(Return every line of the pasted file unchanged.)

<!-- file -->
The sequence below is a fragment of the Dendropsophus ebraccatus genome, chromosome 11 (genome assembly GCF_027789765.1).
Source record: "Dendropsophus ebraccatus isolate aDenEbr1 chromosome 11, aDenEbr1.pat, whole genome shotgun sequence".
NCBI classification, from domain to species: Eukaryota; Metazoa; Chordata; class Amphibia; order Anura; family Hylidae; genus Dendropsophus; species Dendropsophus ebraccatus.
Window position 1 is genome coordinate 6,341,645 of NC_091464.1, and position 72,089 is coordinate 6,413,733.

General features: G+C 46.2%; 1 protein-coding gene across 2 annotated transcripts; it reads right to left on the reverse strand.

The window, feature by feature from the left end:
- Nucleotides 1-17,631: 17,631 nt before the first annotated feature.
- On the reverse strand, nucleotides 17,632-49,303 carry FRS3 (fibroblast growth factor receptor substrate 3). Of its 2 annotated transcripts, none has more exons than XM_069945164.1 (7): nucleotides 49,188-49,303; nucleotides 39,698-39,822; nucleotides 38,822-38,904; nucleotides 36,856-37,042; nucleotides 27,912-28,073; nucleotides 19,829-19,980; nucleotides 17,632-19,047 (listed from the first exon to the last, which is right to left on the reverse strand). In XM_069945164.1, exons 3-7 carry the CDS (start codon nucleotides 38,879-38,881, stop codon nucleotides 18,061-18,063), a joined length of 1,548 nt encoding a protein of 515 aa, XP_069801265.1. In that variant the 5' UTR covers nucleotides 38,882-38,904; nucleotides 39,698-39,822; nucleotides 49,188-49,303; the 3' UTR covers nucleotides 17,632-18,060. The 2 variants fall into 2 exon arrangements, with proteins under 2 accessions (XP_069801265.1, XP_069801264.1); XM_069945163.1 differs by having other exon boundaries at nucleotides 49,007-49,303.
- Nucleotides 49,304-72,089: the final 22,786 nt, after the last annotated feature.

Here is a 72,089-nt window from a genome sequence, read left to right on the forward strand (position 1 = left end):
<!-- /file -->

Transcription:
The sequence below is a fragment of the Dendropsophus ebraccatus genome, chromosome 11 (genome assembly GCF_027789765.1).
Source record: "Dendropsophus ebraccatus isolate aDenEbr1 chromosome 11, aDenEbr1.pat, whole genome shotgun sequence".
NCBI classification, from domain to species: Eukaryota; Metazoa; Chordata; class Amphibia; order Anura; family Hylidae; genus Dendropsophus; species Dendropsophus ebraccatus.
Window position 1 is genome coordinate 6,341,645 of NC_091464.1, and position 72,089 is coordinate 6,413,733.

General features: G+C 46.2%; 1 protein-coding gene across 2 annotated transcripts; it reads right to left on the reverse strand.

The window, feature by feature from the left end:
- Nucleotides 1-17,631: 17,631 nt before the first annotated feature.
- On the reverse strand, nucleotides 17,632-49,303 carry FRS3 (fibroblast growth factor receptor substrate 3). Of its 2 annotated transcripts, none has more exons than XM_069945164.1 (7): nucleotides 49,188-49,303; nucleotides 39,698-39,822; nucleotides 38,822-38,904; nucleotides 36,856-37,042; nucleotides 27,912-28,073; nucleotides 19,829-19,980; nucleotides 17,632-19,047 (listed from the first exon to the last, which is right to left on the reverse strand). In XM_069945164.1, exons 3-7 carry the CDS (start codon nucleotides 38,879-38,881, stop codon nucleotides 18,061-18,063), a joined length of 1,548 nt encoding a protein of 515 aa, XP_069801265.1. In that variant the 5' UTR covers nucleotides 38,882-38,904; nucleotides 39,698-39,822; nucleotides 49,188-49,303; the 3' UTR covers nucleotides 17,632-18,060. The 2 variants fall into 2 exon arrangements, with proteins under 2 accessions (XP_069801265.1, XP_069801264.1); XM_069945163.1 differs by having other exon boundaries at nucleotides 49,007-49,303.
- Nucleotides 49,304-72,089: the final 22,786 nt, after the last annotated feature.

Here is a 72,089-nt window from a genome sequence, read left to right on the forward strand (position 1 = left end):